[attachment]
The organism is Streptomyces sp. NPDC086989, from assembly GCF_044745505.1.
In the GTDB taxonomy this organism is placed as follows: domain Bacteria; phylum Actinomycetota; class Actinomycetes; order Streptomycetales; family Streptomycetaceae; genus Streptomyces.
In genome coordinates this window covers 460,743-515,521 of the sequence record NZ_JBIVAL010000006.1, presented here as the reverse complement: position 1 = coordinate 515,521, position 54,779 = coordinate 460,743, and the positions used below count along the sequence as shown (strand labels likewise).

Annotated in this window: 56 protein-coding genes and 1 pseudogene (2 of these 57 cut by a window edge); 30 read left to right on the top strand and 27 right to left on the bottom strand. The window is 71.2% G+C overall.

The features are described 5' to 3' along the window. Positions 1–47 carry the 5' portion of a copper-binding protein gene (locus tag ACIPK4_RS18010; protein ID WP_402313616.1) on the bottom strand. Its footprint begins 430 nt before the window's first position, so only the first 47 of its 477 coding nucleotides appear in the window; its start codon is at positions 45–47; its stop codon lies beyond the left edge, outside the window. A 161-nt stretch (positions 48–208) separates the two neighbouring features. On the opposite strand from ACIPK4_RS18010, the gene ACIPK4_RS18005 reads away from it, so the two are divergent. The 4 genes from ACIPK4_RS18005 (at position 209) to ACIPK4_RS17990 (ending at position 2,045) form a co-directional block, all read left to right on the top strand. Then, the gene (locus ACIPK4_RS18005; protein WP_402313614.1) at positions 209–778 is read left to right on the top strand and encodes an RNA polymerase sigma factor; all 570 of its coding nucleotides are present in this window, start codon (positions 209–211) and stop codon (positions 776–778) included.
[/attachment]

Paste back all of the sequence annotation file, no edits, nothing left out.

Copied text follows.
The organism is Streptomyces sp. NPDC086989, from assembly GCF_044745505.1.
In the GTDB taxonomy this organism is placed as follows: domain Bacteria; phylum Actinomycetota; class Actinomycetes; order Streptomycetales; family Streptomycetaceae; genus Streptomyces.
In genome coordinates this window covers 460,743-515,521 of the sequence record NZ_JBIVAL010000006.1, presented here as the reverse complement: position 1 = coordinate 515,521, position 54,779 = coordinate 460,743, and the positions used below count along the sequence as shown (strand labels likewise).

Annotated in this window: 56 protein-coding genes and 1 pseudogene (2 of these 57 cut by a window edge); 30 read left to right on the top strand and 27 right to left on the bottom strand. The window is 71.2% G+C overall.

The features are described 5' to 3' along the window. Positions 1–47 carry the 5' portion of a copper-binding protein gene (locus tag ACIPK4_RS18010; protein ID WP_402313616.1) on the bottom strand. Its footprint begins 430 nt before the window's first position, so only the first 47 of its 477 coding nucleotides appear in the window; its start codon is at positions 45–47; its stop codon lies beyond the left edge, outside the window. A 161-nt stretch (positions 48–208) separates the two neighbouring features. On the opposite strand from ACIPK4_RS18010, the gene ACIPK4_RS18005 reads away from it, so the two are divergent. The 4 genes from ACIPK4_RS18005 (at position 209) to ACIPK4_RS17990 (ending at position 2,045) form a co-directional block, all read left to right on the top strand. Then, the gene (locus ACIPK4_RS18005; protein WP_402313614.1) at positions 209–778 is read left to right on the top strand and encodes an RNA polymerase sigma factor; all 570 of its coding nucleotides are present in this window, start codon (positions 209–211) and stop codon (positions 776–778) included.